The ETA Research Publication Database provides access to a collection of research and evaluation reports commissioned by ETA to help guide the workforce investment system in administering effective programs that have at their core the goals of enhanced employment opportunity and business. For more information, to access to additional reports, or for information about the availability of hard copies of printed publications, please visit the ETA Research Publications page.
Selected Reports Focusing on the Trade Adjustment Assistance (TAA) Program
Released: May 2011
[TAA] occupational skills training improves reemployment rates by 2 to 5 percentage points and retention rates by 2.7 percentage points. Matching between occupations of training and entered employment is highly beneficial to participants in achieving higher wage replacement. These results suggest that the focus of the TAA program on provision of training services can be more fruitful if emphasis is on choosing the right occupations for participants through career assessment and counseling so the trainees can find the occupation interesting and appropriate for their skill-level and can find a job using the skills acquired through the training.
Released: June 2010
[T]his report provides information about the characteristics and early program experiences of workers eligible for TAA under the 2002 Trade Act... Compared with other displaced manufacturing workers, TAA-eligible workers on average were more highly paid and were more likely to be full-time workers with long tenure at their previous job. Only half of TAA-eligible workers participated in the program with participation tending to be higher among women, older workers, and workers with less education.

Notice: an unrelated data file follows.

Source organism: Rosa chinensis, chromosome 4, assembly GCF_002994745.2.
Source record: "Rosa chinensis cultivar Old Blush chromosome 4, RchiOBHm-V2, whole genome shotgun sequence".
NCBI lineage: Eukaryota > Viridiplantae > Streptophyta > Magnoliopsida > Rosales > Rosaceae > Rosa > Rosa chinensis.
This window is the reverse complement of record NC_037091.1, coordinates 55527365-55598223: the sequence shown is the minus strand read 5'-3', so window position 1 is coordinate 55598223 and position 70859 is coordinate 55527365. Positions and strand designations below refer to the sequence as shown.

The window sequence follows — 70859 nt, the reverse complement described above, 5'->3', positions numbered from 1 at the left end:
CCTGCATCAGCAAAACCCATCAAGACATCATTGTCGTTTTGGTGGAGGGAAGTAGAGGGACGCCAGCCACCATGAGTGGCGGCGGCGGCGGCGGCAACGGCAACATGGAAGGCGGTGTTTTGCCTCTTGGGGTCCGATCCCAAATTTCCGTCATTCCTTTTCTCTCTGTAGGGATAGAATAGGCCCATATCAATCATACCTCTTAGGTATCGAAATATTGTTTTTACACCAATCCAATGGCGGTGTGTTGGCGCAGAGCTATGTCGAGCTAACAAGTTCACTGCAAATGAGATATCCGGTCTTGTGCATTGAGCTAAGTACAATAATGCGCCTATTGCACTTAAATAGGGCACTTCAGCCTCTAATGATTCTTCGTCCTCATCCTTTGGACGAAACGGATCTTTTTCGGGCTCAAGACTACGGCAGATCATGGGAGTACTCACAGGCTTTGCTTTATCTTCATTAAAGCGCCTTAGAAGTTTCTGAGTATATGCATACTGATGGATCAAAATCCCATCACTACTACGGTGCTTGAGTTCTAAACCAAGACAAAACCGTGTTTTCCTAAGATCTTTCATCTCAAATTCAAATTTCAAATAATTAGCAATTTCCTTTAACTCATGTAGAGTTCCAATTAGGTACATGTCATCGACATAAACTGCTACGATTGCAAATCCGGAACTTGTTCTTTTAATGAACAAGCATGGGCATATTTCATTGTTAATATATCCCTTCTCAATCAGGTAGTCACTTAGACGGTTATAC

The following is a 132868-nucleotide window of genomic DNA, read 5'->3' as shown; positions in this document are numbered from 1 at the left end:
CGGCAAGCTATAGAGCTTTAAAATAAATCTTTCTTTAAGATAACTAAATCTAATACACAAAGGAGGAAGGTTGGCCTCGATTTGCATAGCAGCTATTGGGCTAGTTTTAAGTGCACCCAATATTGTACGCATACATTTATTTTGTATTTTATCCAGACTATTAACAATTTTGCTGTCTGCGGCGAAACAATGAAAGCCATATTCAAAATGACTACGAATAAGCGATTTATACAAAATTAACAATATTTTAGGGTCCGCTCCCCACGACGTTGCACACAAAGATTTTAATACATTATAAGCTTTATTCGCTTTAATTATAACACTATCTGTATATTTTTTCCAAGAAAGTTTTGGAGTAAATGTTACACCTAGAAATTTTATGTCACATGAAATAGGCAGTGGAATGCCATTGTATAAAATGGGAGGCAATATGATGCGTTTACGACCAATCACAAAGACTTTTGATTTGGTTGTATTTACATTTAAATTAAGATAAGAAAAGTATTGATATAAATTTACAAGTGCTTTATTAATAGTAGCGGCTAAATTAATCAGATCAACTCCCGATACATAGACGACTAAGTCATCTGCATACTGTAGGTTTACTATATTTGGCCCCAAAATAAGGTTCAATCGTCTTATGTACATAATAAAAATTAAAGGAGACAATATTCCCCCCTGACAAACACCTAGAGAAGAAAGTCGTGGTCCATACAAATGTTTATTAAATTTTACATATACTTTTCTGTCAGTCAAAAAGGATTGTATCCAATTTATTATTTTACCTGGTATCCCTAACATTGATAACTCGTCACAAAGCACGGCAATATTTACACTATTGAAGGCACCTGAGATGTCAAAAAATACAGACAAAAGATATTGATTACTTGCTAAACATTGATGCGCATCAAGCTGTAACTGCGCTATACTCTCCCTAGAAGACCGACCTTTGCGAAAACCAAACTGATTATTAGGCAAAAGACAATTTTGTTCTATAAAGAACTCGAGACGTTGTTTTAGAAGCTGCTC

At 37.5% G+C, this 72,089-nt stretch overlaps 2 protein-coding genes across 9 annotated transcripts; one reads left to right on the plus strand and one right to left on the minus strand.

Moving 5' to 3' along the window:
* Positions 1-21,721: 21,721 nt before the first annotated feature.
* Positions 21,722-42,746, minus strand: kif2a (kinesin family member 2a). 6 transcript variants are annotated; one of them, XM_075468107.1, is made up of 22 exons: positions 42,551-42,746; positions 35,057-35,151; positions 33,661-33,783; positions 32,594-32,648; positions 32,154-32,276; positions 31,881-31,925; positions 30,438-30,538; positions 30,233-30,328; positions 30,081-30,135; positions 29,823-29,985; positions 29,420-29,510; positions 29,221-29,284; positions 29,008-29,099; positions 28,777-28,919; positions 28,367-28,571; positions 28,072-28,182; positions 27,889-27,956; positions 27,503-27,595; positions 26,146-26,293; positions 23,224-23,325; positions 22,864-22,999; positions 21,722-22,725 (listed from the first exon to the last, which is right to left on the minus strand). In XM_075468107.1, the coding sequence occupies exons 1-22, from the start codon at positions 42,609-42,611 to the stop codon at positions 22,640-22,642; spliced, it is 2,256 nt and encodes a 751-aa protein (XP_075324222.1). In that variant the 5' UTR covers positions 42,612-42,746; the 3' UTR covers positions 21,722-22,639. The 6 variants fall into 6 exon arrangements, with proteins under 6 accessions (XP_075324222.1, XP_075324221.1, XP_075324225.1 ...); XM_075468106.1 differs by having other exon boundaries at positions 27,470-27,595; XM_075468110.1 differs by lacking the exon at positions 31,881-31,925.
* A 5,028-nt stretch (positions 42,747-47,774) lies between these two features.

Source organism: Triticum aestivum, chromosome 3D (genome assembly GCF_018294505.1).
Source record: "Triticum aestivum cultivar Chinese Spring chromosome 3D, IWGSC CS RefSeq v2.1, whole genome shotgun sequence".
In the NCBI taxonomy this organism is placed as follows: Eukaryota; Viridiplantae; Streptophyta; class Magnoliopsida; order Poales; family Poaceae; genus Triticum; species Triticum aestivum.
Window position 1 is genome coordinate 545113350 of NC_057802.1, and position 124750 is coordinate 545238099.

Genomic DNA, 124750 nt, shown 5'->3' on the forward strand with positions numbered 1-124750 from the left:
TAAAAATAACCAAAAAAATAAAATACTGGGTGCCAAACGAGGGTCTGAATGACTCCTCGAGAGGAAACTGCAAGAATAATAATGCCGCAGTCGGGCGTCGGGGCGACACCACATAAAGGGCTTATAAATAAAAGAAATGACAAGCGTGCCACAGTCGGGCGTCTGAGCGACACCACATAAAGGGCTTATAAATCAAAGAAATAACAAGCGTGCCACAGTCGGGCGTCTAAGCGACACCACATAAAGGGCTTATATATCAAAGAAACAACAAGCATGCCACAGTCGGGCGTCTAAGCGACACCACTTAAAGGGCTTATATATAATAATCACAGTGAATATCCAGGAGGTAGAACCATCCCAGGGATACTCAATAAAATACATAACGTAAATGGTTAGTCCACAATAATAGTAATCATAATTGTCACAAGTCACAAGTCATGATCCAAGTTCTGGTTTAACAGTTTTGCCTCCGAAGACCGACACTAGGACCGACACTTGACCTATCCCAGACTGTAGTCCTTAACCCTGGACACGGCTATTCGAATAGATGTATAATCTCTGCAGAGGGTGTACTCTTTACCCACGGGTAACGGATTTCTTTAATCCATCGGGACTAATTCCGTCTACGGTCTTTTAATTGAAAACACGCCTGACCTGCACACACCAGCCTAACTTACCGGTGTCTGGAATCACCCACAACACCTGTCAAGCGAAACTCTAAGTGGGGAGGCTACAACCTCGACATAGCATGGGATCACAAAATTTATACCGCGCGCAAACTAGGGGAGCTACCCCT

Released: January 2009
States recognize the importance of strong linkages between these programs, and nearly all locate them in the same agency, reflecting a broad national trend to consolidate workforce programs. Seven of these states have established a further basis for coordination by locating TAA staff in the same organizational unit as Rapid Response, typically a Dislocated Worker Unit. As part of all Rapid Response events, Rapid Response staff inquire about potential trade impacts when they first contact employers and unions. If no petition for TAA certification has been filed and there is a chance that trade contributed to the job losses, the Rapid Response team always suggests that the employer or union file a petition or the Rapid Response team files a petition itself. The amount of information provided to workers during Rapid Response varies depending on whether a certification for TAA has occurred or, at least, is deemed likely, in which case much more information about TAA is provided than otherwise. In any case, Rapid Response staff are very focused on connecting workers to the broader array of services available from the One-Stop delivery system, in keeping with the principle that workers should be given prompt access to One-Stop core and intensive services.
Released: January 2009
In many states and local One-Stop Career Centers, the TAA program has developed strong and extensive linkages with Employment Services, the Unemployment Insurance program, and the Workforce Investment Act (WIA) Dislocated Worker program. These linkages are in evidence at the state level as well as at local One-Stop Career Centers and in state-local efforts such as Rapid Response. Evidence suggests that strong linkages with these partners, particularly with WIA, lead to service delivery that is better coordinated and can improve participants’ access to the services and supports they need to obtain suitable re-employment. By contrast, linkages are weaker with other partners of the One-Stop delivery system, including Vocational Rehabilitation and veterans’ workforce programs, possibly because only a few TAA participants need or are eligible for the services these partners provide.